You want to build a world-class editorial team, but you’re not sure what that looks like. You’ve bounced the idea around in your head of hiring someone to handle all your proofreading and editing needs, but you’re not sure if that’s the best fit for your business.
Here’s why you’re unsure:
Individuals who work in collaborative settings are more than 50% more effective in completing assignments than those who work independently.
Here are some of the questions we’re going to tackle to help you build and manage the type of team that works for you:
There are four key roles that make up an effective and efficient editorial team:
Managers control the workflow and provide oversight. Once an efficient editorial process is in place, they make sure that the team is aligned and follows the process that has been laid out. Their daily tasks include meeting with clients, coordinating with content creators and writers, setting deadlines, and evaluating quality.
Editors fine-tune the style, structure, flow, and readability of the work and ensure that every word provides value to the overall piece. Proofreaders correct errors in grammar, spelling, and format. Their role goes well beyond the capabilities of the spell-check function, and they play a vital role in laying the foundation for error-free work.
Reviewers’ main responsibility is quality control. They check the work of the editors and proofreaders to ensure that no errors slip through, and they double-check that the content is consistent with the style guide.
Discovering talent is an industry in and of itself. However, when you’re searching for editing talent, there are several methods that can help test the waters before bringing someone on board.
So where do you find candidates? How you go about your search will depend on what kind of team you plan on using (freelance, agency, or in-house). You can find individual freelancers on sites like Fiverr, Upwork, and Guru.
If you’re planning on hiring an in-house team, you’ll need to do more of a traditional search for individual team members. You may even want to consider hiring a recruiter to assist you. Agencies provide entire teams. You’ll want to evaluate the team’s process and how they’re managed.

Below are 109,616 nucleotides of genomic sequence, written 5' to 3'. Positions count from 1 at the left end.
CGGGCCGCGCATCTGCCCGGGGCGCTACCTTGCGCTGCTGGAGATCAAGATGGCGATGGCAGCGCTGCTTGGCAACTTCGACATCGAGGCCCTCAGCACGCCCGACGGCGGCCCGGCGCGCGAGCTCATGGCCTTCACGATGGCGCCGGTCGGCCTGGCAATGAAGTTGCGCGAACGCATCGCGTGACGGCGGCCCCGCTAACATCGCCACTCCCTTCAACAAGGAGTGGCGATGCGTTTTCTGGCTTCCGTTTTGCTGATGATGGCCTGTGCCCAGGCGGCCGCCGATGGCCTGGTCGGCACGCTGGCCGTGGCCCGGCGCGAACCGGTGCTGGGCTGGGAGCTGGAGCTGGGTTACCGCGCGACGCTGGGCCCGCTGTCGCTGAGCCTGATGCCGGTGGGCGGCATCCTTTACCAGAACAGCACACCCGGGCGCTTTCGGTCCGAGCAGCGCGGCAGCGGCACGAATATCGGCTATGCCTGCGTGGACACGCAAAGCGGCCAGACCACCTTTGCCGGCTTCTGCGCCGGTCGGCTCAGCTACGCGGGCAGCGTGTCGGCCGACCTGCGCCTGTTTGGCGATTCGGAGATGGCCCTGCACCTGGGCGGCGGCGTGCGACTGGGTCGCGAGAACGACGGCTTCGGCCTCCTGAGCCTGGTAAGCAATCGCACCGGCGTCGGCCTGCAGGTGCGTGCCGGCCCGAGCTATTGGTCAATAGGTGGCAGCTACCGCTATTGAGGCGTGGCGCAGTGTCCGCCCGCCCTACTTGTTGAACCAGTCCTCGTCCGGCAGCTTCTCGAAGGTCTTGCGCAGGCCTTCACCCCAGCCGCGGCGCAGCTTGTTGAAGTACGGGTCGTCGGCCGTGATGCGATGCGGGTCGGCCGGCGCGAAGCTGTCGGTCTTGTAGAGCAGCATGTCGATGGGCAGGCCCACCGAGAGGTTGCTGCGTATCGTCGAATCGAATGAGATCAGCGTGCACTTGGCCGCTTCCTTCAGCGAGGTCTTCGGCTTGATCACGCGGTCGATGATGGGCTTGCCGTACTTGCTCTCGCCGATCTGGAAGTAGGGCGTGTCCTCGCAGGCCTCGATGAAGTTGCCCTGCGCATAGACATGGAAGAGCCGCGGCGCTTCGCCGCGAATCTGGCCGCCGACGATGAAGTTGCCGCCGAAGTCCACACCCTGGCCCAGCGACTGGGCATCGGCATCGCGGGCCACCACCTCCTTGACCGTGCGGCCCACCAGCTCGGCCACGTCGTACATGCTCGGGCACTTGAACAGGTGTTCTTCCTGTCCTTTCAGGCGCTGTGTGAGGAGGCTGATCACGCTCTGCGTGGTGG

Need more guidance? Here are five tips for hiring great editors.
Building a team of individual freelancers will give you a candidate pool with a wide variety of talent. If you plan on structuring your team this way, you’ll need to vet each individual carefully to ensure a good fit. You’ll find plenty of editors and proofreaders with different experience levels and pay requirements; there are currently 73.3 million freelancers in the US.
The challenge of having a group of freelancers is that they most likely won’t have worked together before and therefore won’t have a vested interest in each other. This may be one of the least expensive ways to assemble a team, but you’ll have to put in the time and effort in creating an infrastructure that works.
In-house teams are a traditional structure that can be used for onsite or remote operations. One benefit of having an in-house editorial team is being able to organize and manage the team the way you’d like. Team members are employees, and they’ll be part of your company culture, work the hours you designate, and have a vested interest in the other members.
The downside of this kind of hire is that it’s expensive and time-consuming. Not only do you have to pay a salary/hourly wage, but you’ll also have to look at other costs such as insurance, vacation, and training. You can expect to pay 1.2 to 1.4 times the employee’s salary to hire a new employee. For example, if you hire someone and pay them $50,000/year, it may cost between $62,500 and $70,000 to bring them on board.